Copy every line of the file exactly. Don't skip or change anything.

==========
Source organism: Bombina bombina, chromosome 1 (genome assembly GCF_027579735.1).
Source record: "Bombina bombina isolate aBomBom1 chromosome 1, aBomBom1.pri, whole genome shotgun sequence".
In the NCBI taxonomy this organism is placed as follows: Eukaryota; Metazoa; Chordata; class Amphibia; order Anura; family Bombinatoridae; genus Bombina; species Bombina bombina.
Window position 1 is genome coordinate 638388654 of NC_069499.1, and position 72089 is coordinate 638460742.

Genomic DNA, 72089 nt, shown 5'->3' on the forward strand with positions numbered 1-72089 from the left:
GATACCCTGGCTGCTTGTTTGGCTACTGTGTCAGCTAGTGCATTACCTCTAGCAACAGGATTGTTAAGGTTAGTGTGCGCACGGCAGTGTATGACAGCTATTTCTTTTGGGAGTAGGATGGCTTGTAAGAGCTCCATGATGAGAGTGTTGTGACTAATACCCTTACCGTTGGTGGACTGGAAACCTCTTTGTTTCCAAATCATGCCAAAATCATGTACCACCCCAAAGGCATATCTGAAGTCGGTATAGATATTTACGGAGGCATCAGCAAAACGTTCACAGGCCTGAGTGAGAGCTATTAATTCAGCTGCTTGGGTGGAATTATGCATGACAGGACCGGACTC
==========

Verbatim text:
Source organism: Bombina bombina, chromosome 1 (genome assembly GCF_027579735.1).
Source record: "Bombina bombina isolate aBomBom1 chromosome 1, aBomBom1.pri, whole genome shotgun sequence".
In the NCBI taxonomy this organism is placed as follows: Eukaryota; Metazoa; Chordata; class Amphibia; order Anura; family Bombinatoridae; genus Bombina; species Bombina bombina.
Window position 1 is genome coordinate 638388654 of NC_069499.1, and position 72089 is coordinate 638460742.

Genomic DNA, 72089 nt, shown 5'->3' on the forward strand with positions numbered 1-72089 from the left:
GATACCCTGGCTGCTTGTTTGGCTACTGTGTCAGCTAGTGCATTACCTCTAGCAACAGGATTGTTAAGGTTAGTGTGCGCACGGCAGTGTATGACAGCTATTTCTTTTGGGAGTAGGATGGCTTGTAAGAGCTCCATGATGAGAGTGTTGTGACTAATACCCTTACCGTTGGTGGACTGGAAACCTCTTTGTTTCCAAATCATGCCAAAATCATGTACCACCCCAAAGGCATATCTGAAGTCGGTATAGATATTTACGGAGGCATCAGCAAAACGTTCACAGGCCTGAGTGAGAGCTATTAATTCAGCTGCTTGGGTGGAATTATGCATGACAGGACCGGACTC